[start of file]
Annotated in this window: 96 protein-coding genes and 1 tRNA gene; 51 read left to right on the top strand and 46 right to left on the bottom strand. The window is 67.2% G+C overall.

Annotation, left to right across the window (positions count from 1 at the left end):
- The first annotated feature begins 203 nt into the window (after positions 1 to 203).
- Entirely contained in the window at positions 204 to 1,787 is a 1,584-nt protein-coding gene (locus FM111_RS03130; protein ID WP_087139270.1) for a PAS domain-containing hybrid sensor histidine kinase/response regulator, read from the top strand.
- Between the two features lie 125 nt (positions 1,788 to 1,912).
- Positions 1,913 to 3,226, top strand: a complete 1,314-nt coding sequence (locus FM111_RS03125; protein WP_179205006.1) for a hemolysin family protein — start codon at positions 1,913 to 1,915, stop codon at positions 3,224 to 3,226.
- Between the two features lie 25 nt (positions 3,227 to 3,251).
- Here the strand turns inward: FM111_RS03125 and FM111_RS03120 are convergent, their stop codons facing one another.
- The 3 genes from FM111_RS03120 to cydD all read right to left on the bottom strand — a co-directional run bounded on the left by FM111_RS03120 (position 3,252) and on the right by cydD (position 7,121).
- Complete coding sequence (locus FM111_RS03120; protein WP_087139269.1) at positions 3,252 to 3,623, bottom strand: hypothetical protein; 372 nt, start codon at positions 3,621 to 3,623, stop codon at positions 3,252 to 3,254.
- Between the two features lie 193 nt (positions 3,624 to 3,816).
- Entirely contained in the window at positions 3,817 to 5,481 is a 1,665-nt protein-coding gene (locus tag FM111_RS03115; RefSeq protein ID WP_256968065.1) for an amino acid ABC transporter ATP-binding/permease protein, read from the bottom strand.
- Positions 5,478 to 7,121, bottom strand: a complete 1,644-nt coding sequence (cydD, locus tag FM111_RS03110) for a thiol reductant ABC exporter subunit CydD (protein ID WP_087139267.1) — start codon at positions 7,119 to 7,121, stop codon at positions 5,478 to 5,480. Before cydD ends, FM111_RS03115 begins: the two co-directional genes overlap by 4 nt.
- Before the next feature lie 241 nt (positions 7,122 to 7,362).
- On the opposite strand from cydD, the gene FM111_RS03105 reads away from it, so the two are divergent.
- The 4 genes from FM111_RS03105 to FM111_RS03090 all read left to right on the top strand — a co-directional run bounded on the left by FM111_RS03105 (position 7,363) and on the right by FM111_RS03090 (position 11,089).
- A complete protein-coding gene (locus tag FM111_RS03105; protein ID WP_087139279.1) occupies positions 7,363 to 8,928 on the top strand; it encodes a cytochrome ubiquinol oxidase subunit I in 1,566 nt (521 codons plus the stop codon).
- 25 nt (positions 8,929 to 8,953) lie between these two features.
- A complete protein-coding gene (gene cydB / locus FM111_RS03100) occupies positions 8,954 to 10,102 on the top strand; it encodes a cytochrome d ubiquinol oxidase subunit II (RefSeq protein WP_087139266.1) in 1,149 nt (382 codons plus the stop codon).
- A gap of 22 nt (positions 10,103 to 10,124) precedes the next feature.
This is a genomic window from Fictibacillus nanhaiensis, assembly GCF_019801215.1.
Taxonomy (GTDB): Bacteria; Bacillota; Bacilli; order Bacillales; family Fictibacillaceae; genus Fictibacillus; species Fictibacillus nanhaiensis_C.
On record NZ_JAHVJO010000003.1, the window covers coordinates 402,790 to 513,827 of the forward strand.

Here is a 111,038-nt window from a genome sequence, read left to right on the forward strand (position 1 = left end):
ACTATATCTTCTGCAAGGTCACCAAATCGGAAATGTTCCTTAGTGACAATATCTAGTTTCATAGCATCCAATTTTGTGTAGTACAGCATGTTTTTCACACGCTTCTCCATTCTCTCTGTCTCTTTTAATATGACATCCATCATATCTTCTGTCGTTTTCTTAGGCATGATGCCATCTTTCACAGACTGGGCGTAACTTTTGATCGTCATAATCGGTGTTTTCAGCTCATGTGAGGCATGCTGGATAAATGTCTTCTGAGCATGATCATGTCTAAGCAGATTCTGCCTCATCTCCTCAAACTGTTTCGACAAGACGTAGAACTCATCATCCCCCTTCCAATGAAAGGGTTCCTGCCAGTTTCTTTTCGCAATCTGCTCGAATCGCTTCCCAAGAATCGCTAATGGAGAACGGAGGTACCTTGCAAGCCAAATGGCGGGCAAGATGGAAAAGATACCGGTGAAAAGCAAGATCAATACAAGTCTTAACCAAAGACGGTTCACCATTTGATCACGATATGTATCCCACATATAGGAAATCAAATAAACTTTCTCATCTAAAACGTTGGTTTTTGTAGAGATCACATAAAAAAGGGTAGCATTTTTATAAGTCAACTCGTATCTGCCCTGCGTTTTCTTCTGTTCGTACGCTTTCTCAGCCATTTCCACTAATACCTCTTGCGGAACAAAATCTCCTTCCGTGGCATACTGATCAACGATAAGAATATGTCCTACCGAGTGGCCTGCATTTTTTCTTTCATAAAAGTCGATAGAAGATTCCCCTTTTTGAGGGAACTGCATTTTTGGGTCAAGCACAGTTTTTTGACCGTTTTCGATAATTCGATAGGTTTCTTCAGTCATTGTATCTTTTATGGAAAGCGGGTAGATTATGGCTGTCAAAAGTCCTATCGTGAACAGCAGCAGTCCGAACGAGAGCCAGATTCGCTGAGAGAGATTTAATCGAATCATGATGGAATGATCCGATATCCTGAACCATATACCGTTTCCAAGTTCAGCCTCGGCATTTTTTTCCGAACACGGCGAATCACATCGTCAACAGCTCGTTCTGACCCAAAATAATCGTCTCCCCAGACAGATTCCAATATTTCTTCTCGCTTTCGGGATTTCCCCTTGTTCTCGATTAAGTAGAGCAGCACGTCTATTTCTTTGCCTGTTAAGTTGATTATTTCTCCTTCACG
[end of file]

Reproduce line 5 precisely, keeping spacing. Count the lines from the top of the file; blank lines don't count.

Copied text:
- Between the two features lie 125 nt (positions 1,788 to 1,912).